Parylene is the generic name for a unique series of polymers based on paraxylene. Unlike other more conventional types of conformal coatings, Parylene does not have any liquid phase and is applied at ambient temperature through a vacuum vapor deposition process without traditional curing time.
The three most common types of Parylene used in industrial applications are Parylene C, Parylene N, and Parylene D. These types are the obvious choice for 95% of all Parylene applications with each type having its own unique electrical and physical properties.
Parylene F is used in a few select applications where substrates are exposed to relatively higher temperatures. Type F is the costliest Parylene material available in the market and less commonly required.
Parylene C is highly resistant to corrosive gasses, moisture, vapor, and various chemicals. The coating can protect products for upwards of 10 years in extreme environments. Because of these characteristics, Parylene C is used for most products that need a conformal coating for protection.
Parylene N is a common and widely used conformal coating. Often considered a basic type of coating because there are many applications of the product. Parylene N has a melting point of 420°C (or 788°F), has unique vacuum stability, and has proven very useful in applications of high frequency. If you need to protect a difficult surface full of cracks, crevices, and tricky topography, then Parylene N is right for the job.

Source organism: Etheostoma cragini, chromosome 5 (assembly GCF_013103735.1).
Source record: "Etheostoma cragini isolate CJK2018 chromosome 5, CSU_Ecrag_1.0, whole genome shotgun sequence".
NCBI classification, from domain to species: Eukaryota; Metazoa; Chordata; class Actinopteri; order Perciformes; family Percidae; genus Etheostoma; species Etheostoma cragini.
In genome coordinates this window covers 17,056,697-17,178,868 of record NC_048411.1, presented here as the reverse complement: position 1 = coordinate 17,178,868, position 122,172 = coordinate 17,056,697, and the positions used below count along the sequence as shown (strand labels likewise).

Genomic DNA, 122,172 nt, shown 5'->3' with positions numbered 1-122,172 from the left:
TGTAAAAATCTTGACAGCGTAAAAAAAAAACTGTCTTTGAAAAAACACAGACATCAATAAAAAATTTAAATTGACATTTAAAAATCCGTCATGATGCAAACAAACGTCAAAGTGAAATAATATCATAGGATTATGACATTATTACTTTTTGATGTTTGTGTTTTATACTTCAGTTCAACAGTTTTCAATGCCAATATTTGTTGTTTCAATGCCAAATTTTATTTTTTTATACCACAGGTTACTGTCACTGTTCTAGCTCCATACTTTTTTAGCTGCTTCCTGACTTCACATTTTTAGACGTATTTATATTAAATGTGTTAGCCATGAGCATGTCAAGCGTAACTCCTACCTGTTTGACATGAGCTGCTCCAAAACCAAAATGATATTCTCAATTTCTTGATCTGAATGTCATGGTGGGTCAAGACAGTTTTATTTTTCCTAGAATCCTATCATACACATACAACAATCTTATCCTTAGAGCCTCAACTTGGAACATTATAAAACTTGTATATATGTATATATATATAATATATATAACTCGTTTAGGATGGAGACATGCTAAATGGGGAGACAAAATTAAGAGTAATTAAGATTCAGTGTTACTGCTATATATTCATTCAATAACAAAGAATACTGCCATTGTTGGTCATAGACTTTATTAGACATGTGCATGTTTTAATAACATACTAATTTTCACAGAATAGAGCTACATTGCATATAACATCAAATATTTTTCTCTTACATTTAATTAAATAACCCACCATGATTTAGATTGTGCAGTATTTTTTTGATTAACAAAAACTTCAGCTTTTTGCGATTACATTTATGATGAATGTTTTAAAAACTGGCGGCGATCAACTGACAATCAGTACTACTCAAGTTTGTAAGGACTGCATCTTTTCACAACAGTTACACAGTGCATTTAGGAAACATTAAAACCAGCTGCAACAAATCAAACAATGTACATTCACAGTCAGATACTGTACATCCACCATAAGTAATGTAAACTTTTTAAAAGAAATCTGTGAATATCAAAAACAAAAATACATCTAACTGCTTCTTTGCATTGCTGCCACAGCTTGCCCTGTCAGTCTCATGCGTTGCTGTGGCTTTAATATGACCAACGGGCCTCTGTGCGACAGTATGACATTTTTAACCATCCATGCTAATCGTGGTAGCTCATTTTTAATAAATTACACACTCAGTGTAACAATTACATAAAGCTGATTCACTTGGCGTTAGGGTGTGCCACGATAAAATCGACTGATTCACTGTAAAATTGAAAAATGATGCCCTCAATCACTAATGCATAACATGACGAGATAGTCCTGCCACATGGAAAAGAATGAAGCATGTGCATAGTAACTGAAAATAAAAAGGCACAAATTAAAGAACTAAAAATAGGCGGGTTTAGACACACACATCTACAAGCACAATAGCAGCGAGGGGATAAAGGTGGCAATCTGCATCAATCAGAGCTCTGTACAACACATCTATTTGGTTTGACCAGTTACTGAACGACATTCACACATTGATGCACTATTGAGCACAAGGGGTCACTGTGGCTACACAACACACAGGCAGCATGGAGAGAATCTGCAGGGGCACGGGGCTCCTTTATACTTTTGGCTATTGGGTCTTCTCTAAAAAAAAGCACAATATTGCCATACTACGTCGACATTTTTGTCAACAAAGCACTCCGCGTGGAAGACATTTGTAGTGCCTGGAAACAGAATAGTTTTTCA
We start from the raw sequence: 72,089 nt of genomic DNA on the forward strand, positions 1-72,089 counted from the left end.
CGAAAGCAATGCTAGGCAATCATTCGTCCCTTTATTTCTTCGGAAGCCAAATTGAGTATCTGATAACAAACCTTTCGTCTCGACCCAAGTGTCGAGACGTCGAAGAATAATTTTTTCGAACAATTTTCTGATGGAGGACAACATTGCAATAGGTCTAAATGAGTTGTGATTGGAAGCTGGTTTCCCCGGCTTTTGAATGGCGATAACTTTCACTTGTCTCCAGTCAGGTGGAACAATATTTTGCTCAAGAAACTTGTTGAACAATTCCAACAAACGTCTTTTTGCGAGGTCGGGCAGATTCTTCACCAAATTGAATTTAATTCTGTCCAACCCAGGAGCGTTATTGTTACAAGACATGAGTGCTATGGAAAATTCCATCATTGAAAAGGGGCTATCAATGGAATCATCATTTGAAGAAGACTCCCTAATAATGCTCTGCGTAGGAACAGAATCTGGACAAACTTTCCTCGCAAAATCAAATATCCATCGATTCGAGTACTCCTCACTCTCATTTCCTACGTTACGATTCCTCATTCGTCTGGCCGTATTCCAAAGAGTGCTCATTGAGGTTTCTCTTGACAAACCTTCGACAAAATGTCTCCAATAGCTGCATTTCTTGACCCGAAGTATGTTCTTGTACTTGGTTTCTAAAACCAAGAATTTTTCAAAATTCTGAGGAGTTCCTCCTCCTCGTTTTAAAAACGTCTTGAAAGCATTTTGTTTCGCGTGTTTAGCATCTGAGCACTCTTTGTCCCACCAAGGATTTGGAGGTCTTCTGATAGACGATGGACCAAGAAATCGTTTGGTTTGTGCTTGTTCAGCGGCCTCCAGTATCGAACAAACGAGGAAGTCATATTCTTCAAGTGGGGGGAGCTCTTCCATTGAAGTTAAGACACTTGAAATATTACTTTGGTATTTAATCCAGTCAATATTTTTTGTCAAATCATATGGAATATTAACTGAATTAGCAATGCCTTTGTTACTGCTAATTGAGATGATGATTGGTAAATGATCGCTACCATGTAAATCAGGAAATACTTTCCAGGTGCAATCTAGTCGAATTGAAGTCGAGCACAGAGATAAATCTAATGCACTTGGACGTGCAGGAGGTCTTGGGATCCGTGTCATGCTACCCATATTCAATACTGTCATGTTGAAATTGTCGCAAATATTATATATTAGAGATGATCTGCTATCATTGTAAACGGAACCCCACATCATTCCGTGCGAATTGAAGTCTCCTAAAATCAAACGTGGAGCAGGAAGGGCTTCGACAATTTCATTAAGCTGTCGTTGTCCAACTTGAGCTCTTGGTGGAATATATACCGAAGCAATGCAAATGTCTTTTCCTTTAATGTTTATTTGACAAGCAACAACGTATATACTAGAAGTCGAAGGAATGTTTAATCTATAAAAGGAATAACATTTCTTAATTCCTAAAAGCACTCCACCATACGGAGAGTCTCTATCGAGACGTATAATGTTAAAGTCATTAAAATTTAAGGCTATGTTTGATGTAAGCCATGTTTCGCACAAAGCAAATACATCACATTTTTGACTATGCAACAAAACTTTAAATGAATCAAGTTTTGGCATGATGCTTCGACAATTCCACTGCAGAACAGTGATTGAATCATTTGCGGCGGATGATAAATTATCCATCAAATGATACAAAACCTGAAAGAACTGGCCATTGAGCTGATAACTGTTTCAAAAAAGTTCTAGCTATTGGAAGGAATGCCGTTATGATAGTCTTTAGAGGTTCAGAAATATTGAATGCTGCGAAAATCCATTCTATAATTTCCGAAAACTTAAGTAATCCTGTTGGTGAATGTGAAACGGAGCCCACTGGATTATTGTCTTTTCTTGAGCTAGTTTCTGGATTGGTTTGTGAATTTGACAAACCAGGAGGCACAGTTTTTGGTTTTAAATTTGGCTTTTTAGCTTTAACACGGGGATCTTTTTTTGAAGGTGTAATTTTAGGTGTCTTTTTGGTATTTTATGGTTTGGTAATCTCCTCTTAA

Parylene D and C have similar characteristics. However, Parylene D has a slightly higher temperature tolerance. This coating provides reliable assembly protection at 100°C in oxygen-dominated areas.
Parylene possesses several valuable properties that set the material apart from other conformal coatings.
Parylene provides superior mechanical protection and corrosion resistance at thicknesses utilized for conformal coating applications compared to epoxy and polyurethane hardness.
The unique structure of parylene coatings grant them many useful properties, but the thermal properties are among the most efficient--simply because the ability to withstand temperature extremes is crucial in countless applications. The coefficients of thermal expansion of the Parylene are similar to epoxies and Parylene is capable of withstanding exposure to cryogenic temperatures.
Parylene displays excellent dielectric strength, is a dielectric constant and has a consistent dissipation factor.
Parylene is unmatched when it comes to tensile strength, yield strength, and elongation, coefficient of friction, and hardness.
Due to the physical properties of Parylene and the method of deposition, the film is pinhole free and provides an excellent barrier to both liquids and gasses. The gas and moisture vapor permeability characteristics far exceed that of liquid coatings.
Parylene exhibits very little absorption of light and is therefore transparent and colorless. If a substrate is used outdoors and repeatedly exposed to direct sunlight, it is recommended to apply UV protection on top of Parylene.
Here's a closer look at parylene's optical properties:
Advanced Coating performs ongoing and thorough testing of the Parylene types and their performance. Detailed documentation is available upon request.